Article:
*”If, instead of making new purchases, the gentry would improve the old estates by draining, and planting, and making hedge rows, and inclosures with all the arts of good husbandry, (the expense of trees and ditches being trivial, and the work performed by their own poor cottagers at low wages,) this would be an advancement of their estates perhaps to double their value.”—Warner’s History, vol. 1, p. 49.

**Ballycastle might have been a place of great consequence. Its position and its manufacturing prosperity entitled it to almost the first place as a town of export and import into which the Boyds endeavoured to convert it. But the gross selfishness of what they comically call “the Irish Society,” a collection of London tradesmen, of whom we shall see something presently, successfully opposed and prevented this design. The pier and quay are now in ruins, the harbour blocked up, the collieries not worked, collieries which exported annually 15,000 tons. Every thing speaks of Chancery and the Irish Society. “In consequence of endeavours having been lately made in the Irish Parliament for making Ballycastle a port, the Society exerted their utmost influence, in conjunction with the corporation of Londonderry and others, to prevent it; and it was proposed by the Society, that as the affair concerned the interest of the several Companies of the city of London, the Governor should be desired to apprize the Court of Lord Mayor and Aldermen of the present situation and circumstances thereof; and it was therefore unanimously resolved, that the Governor should make a representation to the Court of Lord Mayor and Aldermen on the subject. A memorial or representation of the Society relating to Ballycastle was ordered to be presented by the Governor to the Court of Common Council, which was done accordingly, and the Court of Common Council commended the zeal and prudence of the Society, as well in regard to the measures which they had already pursued, as the application they were pleased to make to that Court for their advice and assistance in the matter.”—Concitt View of the Irish Society, p. 65.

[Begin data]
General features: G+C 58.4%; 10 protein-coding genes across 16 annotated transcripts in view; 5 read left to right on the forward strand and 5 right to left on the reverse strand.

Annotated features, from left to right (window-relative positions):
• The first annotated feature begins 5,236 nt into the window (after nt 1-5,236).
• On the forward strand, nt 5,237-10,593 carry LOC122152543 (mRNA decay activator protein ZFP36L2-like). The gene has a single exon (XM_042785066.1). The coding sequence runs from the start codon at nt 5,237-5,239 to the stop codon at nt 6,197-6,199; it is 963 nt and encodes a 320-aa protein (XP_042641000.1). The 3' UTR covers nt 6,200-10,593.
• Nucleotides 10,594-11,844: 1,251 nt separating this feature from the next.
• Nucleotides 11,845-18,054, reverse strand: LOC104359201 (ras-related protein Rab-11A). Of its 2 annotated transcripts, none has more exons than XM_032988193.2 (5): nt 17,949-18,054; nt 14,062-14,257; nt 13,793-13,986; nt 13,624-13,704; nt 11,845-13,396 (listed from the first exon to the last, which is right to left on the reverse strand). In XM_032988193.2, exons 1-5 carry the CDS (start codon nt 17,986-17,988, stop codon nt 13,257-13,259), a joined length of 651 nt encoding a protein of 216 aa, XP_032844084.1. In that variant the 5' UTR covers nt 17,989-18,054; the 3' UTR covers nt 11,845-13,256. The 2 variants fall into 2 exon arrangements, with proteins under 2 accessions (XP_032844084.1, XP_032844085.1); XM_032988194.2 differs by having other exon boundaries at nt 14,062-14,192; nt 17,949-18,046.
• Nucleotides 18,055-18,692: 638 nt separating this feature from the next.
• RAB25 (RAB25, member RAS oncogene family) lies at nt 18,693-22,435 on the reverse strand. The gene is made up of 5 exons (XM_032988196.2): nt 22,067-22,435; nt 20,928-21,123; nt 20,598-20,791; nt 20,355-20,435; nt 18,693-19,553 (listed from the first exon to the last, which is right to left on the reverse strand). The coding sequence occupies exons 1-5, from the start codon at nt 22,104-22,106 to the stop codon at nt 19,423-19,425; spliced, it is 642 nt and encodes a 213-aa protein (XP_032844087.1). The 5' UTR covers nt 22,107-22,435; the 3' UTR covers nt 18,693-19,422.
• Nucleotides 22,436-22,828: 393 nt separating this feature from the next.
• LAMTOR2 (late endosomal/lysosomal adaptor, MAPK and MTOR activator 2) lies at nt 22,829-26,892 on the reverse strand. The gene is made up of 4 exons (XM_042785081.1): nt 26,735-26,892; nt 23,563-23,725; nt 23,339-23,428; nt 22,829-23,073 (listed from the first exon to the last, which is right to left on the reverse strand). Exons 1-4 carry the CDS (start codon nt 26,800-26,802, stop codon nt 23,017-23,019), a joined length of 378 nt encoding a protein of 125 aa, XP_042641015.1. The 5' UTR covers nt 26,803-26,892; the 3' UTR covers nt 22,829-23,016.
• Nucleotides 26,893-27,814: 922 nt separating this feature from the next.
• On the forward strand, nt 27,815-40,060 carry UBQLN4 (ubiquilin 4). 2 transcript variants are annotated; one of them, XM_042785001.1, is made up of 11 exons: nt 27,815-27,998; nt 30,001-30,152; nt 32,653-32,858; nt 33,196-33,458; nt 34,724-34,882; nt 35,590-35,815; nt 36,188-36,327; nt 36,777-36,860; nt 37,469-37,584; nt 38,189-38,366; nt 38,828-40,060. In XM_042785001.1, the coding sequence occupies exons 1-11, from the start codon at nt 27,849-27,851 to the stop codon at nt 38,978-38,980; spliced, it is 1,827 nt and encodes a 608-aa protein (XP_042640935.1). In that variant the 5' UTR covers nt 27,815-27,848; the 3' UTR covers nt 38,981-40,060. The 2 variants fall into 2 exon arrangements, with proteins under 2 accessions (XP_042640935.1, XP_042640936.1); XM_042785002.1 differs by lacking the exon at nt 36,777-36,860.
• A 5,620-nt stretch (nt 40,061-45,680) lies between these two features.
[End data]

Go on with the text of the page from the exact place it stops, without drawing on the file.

Ulster participated largely in all that made Ireland beautiful, wealthy, and civilized. She had fertility, comeliness and strength; she was a well chosen victim for the passions of conquest, a fit subject for the cupidity of her despoilers.